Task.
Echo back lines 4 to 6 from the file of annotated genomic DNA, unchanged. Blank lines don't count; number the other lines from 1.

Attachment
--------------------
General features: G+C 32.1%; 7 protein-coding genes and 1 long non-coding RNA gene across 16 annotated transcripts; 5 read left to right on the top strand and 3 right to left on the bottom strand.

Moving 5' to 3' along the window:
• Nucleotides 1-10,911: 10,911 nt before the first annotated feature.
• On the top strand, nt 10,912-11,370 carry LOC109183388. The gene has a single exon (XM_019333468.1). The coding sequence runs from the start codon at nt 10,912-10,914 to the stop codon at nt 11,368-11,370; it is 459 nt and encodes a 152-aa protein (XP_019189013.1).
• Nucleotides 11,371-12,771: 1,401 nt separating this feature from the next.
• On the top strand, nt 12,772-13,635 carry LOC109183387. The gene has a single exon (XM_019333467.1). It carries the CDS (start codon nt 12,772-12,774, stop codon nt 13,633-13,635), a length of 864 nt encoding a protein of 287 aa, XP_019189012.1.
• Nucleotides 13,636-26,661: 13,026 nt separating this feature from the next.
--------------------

• On the top strand, nt 10,912-11,370 carry LOC109183388. The gene has a single exon (XM_019333468.1). The coding sequence runs from the start codon at nt 10,912-10,914 to the stop codon at nt 11,368-11,370; it is 459 nt and encodes a 152-aa protein (XP_019189013.1).
• Nucleotides 11,371-12,771: 1,401 nt separating this feature from the next.
• On the top strand, nt 12,772-13,635 carry LOC109183387. The gene has a single exon (XM_019333467.1). It carries the CDS (start codon nt 12,772-12,774, stop codon nt 13,633-13,635), a length of 864 nt encoding a protein of 287 aa, XP_019189012.1.